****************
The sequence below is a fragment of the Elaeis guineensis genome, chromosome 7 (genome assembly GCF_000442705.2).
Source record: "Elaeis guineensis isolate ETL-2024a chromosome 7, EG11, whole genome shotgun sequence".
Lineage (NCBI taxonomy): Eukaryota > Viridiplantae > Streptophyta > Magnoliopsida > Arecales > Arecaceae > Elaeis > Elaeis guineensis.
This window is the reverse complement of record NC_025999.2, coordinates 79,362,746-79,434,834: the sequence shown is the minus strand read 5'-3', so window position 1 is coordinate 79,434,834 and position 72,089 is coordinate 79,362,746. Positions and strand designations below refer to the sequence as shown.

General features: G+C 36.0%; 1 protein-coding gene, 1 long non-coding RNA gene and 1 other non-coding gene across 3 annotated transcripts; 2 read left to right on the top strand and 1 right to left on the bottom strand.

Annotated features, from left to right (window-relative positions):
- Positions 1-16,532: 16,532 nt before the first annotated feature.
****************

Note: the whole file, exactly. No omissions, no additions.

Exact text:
The sequence below is a fragment of the Elaeis guineensis genome, chromosome 7 (genome assembly GCF_000442705.2).
Source record: "Elaeis guineensis isolate ETL-2024a chromosome 7, EG11, whole genome shotgun sequence".
Lineage (NCBI taxonomy): Eukaryota > Viridiplantae > Streptophyta > Magnoliopsida > Arecales > Arecaceae > Elaeis > Elaeis guineensis.
This window is the reverse complement of record NC_025999.2, coordinates 79,362,746-79,434,834: the sequence shown is the minus strand read 5'-3', so window position 1 is coordinate 79,434,834 and position 72,089 is coordinate 79,362,746. Positions and strand designations below refer to the sequence as shown.

General features: G+C 36.0%; 1 protein-coding gene, 1 long non-coding RNA gene and 1 other non-coding gene across 3 annotated transcripts; 2 read left to right on the top strand and 1 right to left on the bottom strand.

Annotated features, from left to right (window-relative positions):
- Positions 1-16,532: 16,532 nt before the first annotated feature.